WASHINGTON (CNNMoney) -- Free isn't free.
"The cost of reading the New York Times for free is being tracked. The cost of being on Facebook is being data-mined," Peter Eckersley, a senior staff technologist for the Electronic Frontier Foundation, said Friday at a panel discussion on the intersection of technology and privacy.
Eckersley's comments came at an event organized by Google at its Washington, D.C., office to mark Data Privacy Day -- an international effort by governments and businesses to draw attention to the issues surrounding individuals' online privacy.
A seemingly constant stream of breaches, accidents and misfires have given the issue fresh visibility this year, and prompted lawmakers and regulators to consider new mandates aimed at protecting their constituents.
So as the fourth annual Data Privacy Day kicked off on Friday, the feeling of urgency in the room at Google's event was palpable.
Getting the "wonks" and "geeks" talking in the same language is the first challenge. Engineers think linearly, like computers running code, said Alma Whitten, Google's director of privacy product and engineering. Policymakers come at it from a different angle.
And then both sides need to be able to communicate with users, who don't want to muck around with complicated controls and account settings.
"The people that understand tech and understand the policy side and engage really have a challenge to live up to in making how this works clear to everyone," she said.
Unsurprisingly, the tech companies would prefer to see these problems solved through tools, not rules. Google (GOOG, Fortune 500) touted the new "two-step verification" option it will be rolling out to all accounts within the next few weeks.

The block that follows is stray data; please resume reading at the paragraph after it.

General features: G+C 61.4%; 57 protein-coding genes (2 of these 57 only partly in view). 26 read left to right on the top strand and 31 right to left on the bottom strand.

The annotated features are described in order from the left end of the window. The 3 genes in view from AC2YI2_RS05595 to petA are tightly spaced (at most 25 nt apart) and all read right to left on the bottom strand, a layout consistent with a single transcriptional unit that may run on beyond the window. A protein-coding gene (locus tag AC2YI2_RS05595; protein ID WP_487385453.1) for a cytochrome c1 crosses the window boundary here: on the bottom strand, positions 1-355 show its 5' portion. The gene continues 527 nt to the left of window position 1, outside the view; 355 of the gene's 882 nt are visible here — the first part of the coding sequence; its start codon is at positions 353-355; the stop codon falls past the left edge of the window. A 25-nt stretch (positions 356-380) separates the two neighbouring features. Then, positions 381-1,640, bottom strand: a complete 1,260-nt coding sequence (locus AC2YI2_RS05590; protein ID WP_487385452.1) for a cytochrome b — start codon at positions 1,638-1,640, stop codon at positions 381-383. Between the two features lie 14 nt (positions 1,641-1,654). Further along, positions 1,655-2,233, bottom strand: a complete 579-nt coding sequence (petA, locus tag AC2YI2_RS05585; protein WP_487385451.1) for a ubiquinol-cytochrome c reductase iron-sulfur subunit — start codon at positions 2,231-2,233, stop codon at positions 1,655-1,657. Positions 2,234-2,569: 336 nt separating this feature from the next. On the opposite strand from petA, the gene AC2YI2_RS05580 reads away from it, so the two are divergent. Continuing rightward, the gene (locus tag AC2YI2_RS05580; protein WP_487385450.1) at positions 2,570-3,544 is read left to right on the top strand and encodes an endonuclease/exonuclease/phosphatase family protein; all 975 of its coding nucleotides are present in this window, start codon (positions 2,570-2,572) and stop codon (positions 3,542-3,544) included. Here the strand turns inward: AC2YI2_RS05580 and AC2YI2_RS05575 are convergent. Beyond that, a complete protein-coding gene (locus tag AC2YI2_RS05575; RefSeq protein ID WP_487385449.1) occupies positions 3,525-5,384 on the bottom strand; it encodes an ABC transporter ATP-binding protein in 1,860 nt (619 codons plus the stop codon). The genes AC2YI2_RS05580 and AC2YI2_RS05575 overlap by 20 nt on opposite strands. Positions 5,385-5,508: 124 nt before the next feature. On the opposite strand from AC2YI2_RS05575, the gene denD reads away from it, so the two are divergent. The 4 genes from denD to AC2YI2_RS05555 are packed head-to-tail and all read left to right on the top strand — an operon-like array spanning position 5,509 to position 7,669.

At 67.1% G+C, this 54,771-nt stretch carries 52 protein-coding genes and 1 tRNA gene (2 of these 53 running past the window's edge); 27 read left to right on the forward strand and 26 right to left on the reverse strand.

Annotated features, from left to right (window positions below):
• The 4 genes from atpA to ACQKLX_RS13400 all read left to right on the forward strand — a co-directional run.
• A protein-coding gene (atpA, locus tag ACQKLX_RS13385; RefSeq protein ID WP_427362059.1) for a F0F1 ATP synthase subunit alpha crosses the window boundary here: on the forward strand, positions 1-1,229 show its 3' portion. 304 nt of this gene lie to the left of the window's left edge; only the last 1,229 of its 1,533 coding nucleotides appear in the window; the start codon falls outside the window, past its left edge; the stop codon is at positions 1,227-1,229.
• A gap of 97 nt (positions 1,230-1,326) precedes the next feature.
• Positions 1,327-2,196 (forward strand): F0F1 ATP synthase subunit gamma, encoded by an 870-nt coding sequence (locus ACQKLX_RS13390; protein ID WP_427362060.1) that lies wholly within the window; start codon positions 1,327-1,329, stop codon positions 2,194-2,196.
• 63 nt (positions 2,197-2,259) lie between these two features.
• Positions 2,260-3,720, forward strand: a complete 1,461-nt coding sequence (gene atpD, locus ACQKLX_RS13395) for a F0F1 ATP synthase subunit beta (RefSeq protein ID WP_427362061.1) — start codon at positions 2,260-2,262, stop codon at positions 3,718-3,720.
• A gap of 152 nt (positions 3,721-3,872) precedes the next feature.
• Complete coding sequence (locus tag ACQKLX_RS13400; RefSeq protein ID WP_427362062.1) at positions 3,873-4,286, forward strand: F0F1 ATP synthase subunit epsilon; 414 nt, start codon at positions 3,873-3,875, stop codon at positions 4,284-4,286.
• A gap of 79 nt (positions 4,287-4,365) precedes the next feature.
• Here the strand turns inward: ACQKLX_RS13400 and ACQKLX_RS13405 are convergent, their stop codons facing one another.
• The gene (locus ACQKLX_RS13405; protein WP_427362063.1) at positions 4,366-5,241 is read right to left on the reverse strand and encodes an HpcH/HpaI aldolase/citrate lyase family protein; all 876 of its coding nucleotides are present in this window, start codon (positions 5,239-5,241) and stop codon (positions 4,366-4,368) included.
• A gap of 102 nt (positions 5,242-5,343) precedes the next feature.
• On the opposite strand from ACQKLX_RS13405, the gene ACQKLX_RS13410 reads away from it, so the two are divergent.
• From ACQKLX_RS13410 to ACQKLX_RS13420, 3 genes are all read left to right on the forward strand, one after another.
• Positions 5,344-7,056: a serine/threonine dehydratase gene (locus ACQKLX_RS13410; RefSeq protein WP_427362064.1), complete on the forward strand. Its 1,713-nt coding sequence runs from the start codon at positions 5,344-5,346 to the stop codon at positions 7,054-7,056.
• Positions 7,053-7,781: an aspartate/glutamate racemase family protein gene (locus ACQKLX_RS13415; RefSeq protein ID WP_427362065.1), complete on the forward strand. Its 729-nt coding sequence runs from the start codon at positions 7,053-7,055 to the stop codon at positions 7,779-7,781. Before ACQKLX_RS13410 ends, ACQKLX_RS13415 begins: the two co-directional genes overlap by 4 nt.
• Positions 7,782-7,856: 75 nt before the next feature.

The new opt-in setting gives users a second security wall. When someone logs into a Google account for first time from a new computer, a code will be sent to the phone (typically a mobile, but a landline will also work) associated with the account. That code is required for access -- a step intended to keep out intruders who have obtained the account's password.
Facebook also launched new data-protection tools this week. The biggest was a "safe browsing option" that integrates the HTTPS protocol for secure connections. That technical tweak will help solve a gaping hole that let hijackers grab control of Facebook accounts accessed through public Wi-Fi hotspots.
The EFF's Eckersley praised the move as a key step forward.
"The thing that you should know about 'http' is that it's fundamentally very hackable," Eckersley said. "If there's an 's,' you have a good chance of protection against those kind of threats."
In this case, though, it was a bit like bolting the barn door after the horses have fled. Facebook posted its new security tool the day after CEO Mark Zuckerberg's fan page was hacked.
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